DAVAO CITY (MindaNews/04 December) — Despite their woes over Iran’s ban on their produce, banana exporters have found time to take another snipe at the campaign to stop aerial spraying in their plantations.
The exporters, led by former North Cotabato vice governor Emmanuel Pinol, have urged the Senate committee on agriculture and food to initiate a “scientific” study on the effects of aerial spray on workers and affected communities, dismissing earlier studies by the country’s leading toxicologists as “mere hearsay.”
“The campaign against aerial spray has become mainly a ‘he says, she says’ story,” Pinol said towards the end of the Senate committee hearing Thursday to look into the impact of the US embargo on Iran on Philippine bananas.
“There has been no scientific study on the effects of aerial spray,” Pinol said.
“Now that banana plantation owners believe their operations have been adversely affected by the aerial spray ban, we would like the government to create a committee to come up with a scientific study on its effect on health,” he said.
“It’s fine to face the problem squarely and come up with a scientific study to prove what we are saying,” he added.
“It’s better for government to ask the banana workers exposed to the spray drift everyday, why they, their children and grandchildren are still very much alive up to this day,” Rodolfo Villanueva, a leader of a cooperative in Santo Tomas, Davao del Norte, also said during Thursday’s hearing.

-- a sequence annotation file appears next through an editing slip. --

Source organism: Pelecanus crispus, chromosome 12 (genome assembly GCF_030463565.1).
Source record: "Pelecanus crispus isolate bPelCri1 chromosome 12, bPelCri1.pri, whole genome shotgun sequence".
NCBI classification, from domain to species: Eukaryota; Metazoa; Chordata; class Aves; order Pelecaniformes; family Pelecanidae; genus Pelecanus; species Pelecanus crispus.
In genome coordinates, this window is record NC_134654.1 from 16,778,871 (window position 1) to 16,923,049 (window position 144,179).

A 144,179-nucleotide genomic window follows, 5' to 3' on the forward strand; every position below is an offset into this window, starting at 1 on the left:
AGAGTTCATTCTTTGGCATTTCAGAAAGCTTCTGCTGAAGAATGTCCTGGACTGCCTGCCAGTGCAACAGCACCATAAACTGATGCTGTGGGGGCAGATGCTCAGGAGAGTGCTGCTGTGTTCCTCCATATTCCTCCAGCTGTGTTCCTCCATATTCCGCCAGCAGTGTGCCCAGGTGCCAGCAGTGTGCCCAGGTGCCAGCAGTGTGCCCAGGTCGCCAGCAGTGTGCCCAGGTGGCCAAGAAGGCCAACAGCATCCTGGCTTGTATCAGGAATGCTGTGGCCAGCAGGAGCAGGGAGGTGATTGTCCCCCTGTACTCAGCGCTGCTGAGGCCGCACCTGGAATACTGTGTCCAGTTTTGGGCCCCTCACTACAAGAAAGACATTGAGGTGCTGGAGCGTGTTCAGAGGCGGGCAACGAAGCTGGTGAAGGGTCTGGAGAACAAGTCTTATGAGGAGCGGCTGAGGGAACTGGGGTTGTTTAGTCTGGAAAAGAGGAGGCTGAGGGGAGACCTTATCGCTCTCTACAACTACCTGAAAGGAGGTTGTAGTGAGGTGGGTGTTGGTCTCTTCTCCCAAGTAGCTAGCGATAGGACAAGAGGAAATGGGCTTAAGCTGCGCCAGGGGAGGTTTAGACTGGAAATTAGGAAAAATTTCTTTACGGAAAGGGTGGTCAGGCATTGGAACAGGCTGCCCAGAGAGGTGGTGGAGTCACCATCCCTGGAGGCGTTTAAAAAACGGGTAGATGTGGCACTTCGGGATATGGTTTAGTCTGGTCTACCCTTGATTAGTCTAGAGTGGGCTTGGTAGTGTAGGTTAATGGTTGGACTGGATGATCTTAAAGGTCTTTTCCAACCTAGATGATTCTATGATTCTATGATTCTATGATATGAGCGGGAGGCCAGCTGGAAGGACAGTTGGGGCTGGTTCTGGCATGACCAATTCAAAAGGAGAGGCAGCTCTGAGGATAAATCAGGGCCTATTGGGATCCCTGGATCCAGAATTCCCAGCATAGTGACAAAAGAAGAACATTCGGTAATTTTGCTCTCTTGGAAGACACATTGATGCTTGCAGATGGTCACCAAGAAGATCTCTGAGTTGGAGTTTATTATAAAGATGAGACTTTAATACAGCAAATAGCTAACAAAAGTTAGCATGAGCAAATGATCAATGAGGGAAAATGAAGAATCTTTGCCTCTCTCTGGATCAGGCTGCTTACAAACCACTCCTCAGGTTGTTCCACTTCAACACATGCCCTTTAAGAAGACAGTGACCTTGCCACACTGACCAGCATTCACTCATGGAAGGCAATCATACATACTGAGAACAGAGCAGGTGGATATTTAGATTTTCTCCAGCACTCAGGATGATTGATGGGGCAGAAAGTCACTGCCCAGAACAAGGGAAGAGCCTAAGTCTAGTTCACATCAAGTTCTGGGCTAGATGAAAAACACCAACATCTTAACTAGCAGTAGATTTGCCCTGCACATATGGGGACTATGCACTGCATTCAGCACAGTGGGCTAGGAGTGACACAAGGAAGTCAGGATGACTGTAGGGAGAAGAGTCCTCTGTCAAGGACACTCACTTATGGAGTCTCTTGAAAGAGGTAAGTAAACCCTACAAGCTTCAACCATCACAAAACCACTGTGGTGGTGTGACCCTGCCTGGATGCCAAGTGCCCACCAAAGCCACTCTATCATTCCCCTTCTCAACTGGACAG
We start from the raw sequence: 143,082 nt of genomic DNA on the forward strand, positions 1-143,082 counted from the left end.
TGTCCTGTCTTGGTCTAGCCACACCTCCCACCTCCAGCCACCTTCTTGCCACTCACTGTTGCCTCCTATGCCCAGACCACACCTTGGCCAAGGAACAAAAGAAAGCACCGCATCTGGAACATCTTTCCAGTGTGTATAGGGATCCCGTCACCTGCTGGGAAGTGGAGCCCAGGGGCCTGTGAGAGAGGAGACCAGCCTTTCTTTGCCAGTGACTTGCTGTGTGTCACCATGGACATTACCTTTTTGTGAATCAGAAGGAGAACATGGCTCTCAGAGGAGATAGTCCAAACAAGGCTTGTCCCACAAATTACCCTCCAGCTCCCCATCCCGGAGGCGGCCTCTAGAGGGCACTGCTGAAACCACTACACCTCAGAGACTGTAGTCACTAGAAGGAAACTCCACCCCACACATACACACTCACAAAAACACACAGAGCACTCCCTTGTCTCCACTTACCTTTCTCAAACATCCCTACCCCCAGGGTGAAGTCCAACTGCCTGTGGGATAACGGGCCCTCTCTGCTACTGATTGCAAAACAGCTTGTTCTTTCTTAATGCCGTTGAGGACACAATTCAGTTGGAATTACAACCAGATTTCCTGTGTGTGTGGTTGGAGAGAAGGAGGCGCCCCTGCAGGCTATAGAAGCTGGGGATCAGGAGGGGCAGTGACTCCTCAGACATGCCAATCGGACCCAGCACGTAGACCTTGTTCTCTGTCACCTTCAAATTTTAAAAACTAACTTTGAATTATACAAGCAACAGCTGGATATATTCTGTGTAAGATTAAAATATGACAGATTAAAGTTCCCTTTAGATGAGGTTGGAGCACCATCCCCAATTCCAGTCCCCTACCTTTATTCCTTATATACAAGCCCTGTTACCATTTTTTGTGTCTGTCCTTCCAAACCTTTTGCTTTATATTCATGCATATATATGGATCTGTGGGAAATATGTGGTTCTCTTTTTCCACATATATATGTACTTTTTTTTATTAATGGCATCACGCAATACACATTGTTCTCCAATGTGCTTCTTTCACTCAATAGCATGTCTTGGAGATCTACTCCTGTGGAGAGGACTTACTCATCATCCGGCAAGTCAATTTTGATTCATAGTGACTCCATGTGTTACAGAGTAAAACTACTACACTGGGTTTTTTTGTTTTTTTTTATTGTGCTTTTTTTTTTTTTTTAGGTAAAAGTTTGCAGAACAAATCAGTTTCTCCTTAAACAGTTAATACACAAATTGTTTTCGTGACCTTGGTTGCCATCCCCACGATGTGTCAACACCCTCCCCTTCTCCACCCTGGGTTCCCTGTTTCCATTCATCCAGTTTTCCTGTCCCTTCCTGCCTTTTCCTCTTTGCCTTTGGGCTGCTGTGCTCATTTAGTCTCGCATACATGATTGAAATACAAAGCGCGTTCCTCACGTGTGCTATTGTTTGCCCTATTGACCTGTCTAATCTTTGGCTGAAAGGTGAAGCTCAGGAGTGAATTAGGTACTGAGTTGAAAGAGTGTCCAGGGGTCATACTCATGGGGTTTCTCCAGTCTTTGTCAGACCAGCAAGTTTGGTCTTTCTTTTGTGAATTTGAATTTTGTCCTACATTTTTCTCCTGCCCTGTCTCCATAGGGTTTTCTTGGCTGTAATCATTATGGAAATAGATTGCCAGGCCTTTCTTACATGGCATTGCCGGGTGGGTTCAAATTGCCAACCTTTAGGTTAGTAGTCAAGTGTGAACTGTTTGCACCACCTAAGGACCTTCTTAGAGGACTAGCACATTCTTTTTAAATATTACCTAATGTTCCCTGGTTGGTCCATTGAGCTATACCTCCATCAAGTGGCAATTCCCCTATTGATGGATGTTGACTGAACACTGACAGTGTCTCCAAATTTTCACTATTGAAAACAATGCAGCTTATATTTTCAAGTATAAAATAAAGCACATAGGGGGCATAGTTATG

The Department of Health (DOH) earlier released a study which showed how aerial spraying in banana plantations largely compromised the community’s health. The DOH study prompted the Davao City Council to pass an ordinance banning aerial spray.
Big banana growers and exporters, however, contested the ordinance in court.
The DOH said that there is “voluminous evidence” that pesticides used in aerial spraying cause various health effects to workers and communities living near plantations. It also explained that “drift is unavoidable whenever pesticides are applied. Based on existing studies, drift is greatest from aerial applications, where almost 40 percent of pesticides applied is lost to drift. In this case, the residential areas and schools near the plantations are exposed to considerable risks to the effect of drift because of the location.”
Earlier, Dr. Romeo Quijano, a leading toxicologist at the University of the Philippines, also came up with the study on the diseases in the areas surrounding banana farms in Guihing, Digos, Davao del Sur.
Quijano brought up cases of the ill effects of pesticide exposure to health in communities near the banana plantations but his study only exposed him to harassment and libel cases in court. (Germelina Lacorte/Mindanews)